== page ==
Joe Levy, Jr. passed away on Feb. 15 at Evanston Hospital. He was 92 years old.
Mr. Levy accomplished many things in his long life. He was a devoted family man, married to his wife, Carole, for 66 years, as well as a doting father, grandfather and great-grandfather. He was a successful businessman at his Evanston-based Buick dealership, Carole Buick, where he cared about his employees and his customers. He was a generous philanthropist to many organizations and worthy causes; the most prominent gifts from Joe and Carole Levy were those made toward the construction of senior centers, named after his parents, in Evanston at 300 Dodge Ave. as well as Chicago and Bolingbrook.
In addition to his financial generosity, Mr. Levy shared his ideas, contacts and advice as a mentor to countless people from all walks of life. He served on the boards of Northwestern University’s Kellogg School, the Chicago History Museum, Evanston Hospital, Temple Shalom and the Levy Senior Center Foundation
in Evanston. For many years Mr. Levy led a Saturday entrepreneurship group. He is remembered as having a brilliant mind for marketing and as an inspiring leader.
Mr. Levy’s 90th birthday coincided with the monthly board meeting of the Levy Senior Center Foundation. The board had a cake ready and made a proper fuss befitting his role and stature. He took it all with grace and good humor, and then got down to business as the meeting began.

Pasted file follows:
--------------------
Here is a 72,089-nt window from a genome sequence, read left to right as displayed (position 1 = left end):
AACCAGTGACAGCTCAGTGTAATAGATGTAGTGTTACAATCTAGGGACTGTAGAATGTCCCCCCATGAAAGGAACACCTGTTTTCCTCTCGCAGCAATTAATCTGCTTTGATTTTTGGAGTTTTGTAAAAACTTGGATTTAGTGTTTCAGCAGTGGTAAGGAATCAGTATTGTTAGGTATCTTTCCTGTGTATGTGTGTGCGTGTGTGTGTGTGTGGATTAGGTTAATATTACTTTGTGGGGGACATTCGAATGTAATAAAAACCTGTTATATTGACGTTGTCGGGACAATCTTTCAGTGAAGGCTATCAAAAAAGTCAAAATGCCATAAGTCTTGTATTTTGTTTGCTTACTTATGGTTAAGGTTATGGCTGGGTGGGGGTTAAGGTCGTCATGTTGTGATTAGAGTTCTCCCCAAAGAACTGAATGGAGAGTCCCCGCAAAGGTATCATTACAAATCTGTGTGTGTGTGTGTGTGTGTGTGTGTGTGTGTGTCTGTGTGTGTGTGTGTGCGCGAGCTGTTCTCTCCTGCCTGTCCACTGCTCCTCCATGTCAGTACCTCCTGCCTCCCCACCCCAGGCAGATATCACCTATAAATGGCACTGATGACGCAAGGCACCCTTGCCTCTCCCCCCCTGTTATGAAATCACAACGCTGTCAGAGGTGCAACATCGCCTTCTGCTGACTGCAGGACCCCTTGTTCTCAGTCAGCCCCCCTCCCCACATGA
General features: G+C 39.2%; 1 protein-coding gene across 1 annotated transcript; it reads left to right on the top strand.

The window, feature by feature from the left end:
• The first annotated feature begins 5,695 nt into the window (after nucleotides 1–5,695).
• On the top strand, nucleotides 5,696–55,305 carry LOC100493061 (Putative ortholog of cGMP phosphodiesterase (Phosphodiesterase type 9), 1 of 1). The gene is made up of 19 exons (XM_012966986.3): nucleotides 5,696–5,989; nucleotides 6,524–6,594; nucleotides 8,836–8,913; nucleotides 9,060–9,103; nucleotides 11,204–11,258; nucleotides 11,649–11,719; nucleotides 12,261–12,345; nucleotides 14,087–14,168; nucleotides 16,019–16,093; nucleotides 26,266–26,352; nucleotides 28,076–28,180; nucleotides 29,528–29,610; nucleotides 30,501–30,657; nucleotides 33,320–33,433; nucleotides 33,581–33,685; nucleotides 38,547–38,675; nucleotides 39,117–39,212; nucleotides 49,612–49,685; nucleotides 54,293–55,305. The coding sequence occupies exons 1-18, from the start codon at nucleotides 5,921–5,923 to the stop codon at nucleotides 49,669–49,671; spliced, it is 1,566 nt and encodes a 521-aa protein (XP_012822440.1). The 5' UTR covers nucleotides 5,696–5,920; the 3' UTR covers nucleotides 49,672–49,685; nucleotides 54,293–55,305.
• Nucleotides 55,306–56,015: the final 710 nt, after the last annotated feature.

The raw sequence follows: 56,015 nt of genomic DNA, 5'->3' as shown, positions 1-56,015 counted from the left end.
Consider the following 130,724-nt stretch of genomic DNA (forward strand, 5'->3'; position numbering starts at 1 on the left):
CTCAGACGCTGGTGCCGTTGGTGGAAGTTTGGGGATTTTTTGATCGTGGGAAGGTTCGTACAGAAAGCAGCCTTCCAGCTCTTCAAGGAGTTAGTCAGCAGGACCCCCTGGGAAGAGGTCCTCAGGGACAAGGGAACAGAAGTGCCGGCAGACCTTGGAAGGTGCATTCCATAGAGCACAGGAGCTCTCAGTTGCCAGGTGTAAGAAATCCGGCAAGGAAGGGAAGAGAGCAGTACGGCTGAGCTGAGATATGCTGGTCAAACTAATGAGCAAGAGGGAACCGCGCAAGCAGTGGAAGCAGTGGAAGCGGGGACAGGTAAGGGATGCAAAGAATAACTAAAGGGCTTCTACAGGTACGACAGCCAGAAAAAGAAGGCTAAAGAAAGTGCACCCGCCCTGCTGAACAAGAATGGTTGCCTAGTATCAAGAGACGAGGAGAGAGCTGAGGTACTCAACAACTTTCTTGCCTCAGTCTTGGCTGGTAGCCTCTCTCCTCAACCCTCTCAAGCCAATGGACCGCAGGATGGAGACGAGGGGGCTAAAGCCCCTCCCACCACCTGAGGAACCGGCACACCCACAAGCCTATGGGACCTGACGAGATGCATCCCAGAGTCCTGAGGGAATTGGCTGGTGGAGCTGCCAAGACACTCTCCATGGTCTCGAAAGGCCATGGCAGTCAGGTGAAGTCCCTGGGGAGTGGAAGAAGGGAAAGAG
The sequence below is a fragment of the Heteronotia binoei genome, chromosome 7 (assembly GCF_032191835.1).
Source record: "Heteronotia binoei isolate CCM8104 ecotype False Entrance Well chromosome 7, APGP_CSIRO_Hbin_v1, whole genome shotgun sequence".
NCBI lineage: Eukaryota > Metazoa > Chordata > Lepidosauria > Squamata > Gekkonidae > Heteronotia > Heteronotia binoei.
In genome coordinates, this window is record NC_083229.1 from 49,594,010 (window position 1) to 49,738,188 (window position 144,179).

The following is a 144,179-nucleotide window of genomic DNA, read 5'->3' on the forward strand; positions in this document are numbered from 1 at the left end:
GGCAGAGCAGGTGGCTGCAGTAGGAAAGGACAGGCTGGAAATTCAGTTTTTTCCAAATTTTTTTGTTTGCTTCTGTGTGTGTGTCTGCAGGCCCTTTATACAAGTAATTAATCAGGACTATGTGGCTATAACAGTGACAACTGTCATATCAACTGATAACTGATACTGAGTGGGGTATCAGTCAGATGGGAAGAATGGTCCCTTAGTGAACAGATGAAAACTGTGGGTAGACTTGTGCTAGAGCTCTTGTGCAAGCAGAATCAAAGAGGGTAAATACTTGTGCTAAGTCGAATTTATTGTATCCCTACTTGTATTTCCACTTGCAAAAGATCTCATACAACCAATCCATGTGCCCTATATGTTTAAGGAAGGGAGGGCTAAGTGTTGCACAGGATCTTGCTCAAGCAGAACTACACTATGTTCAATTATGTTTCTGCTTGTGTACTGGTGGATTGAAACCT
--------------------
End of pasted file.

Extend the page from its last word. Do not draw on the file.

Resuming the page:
One of the topics for discussion was a new program idea to encourage exercise and involvement among some of Evanston’s oldest seniors. The proposed benefit was a free Levy Senior Center membership to any Evanston resident 90 or older. The board discussed it and voted to approve the new program, but did not have a program name in mind. Without missing a beat, Mr. Levy piped up: “Heaven Can Wait.” It was pithy and perfect, classic Joe Levy.
Mr. Levy made a positive impact on Evanston as an employer, benefactor, involved community leader and alumnus. He loved hearing other people’s ideas and appreciated being asked for his thoughts and advice. His remembered as a generous and genuine friend to many – a “mensch,” who will be missed.